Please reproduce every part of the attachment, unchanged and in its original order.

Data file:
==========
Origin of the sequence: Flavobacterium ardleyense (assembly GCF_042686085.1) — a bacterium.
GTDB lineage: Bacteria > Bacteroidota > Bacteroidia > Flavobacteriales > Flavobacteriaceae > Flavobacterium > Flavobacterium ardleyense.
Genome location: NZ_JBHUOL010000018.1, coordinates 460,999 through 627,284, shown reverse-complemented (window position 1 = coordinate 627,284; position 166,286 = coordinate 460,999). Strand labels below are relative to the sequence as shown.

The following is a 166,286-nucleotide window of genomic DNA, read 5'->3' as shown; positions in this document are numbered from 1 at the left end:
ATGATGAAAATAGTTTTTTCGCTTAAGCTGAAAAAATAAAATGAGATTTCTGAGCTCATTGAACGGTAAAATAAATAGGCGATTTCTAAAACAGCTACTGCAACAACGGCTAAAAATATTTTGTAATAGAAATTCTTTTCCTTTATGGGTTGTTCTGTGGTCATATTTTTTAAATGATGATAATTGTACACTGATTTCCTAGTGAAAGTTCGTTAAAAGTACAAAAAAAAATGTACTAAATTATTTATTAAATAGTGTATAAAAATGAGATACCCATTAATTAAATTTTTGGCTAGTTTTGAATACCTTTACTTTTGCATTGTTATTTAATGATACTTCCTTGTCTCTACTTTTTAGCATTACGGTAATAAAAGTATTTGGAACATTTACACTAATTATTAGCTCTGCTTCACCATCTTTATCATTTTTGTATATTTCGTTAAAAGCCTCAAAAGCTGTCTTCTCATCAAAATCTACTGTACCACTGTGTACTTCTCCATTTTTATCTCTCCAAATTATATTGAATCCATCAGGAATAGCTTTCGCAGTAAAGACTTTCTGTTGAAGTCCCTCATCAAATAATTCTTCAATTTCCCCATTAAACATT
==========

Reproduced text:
Origin of the sequence: Flavobacterium ardleyense (assembly GCF_042686085.1) — a bacterium.
GTDB lineage: Bacteria > Bacteroidota > Bacteroidia > Flavobacteriales > Flavobacteriaceae > Flavobacterium > Flavobacterium ardleyense.
Genome location: NZ_JBHUOL010000018.1, coordinates 460,999 through 627,284, shown reverse-complemented (window position 1 = coordinate 627,284; position 166,286 = coordinate 460,999). Strand labels below are relative to the sequence as shown.

The following is a 166,286-nucleotide window of genomic DNA, read 5'->3' as shown; positions in this document are numbered from 1 at the left end:
ATGATGAAAATAGTTTTTTCGCTTAAGCTGAAAAAATAAAATGAGATTTCTGAGCTCATTGAACGGTAAAATAAATAGGCGATTTCTAAAACAGCTACTGCAACAACGGCTAAAAATATTTTGTAATAGAAATTCTTTTCCTTTATGGGTTGTTCTGTGGTCATATTTTTTAAATGATGATAATTGTACACTGATTTCCTAGTGAAAGTTCGTTAAAAGTACAAAAAAAAATGTACTAAATTATTTATTAAATAGTGTATAAAAATGAGATACCCATTAATTAAATTTTTGGCTAGTTTTGAATACCTTTACTTTTGCATTGTTATTTAATGATACTTCCTTGTCTCTACTTTTTAGCATTACGGTAATAAAAGTATTTGGAACATTTACACTAATTATTAGCTCTGCTTCACCATCTTTATCATTTTTGTATATTTCGTTAAAAGCCTCAAAAGCTGTCTTCTCATCAAAATCTACTGTACCACTGTGTACTTCTCCATTTTTATCTCTCCAAATTATATTGAATCCATCAGGAATAGCTTTCGCAGTAAAGACTTTCTGTTGAAGTCCCTCATCAAATAATTCTTCAATTTCCCCATTAAACATT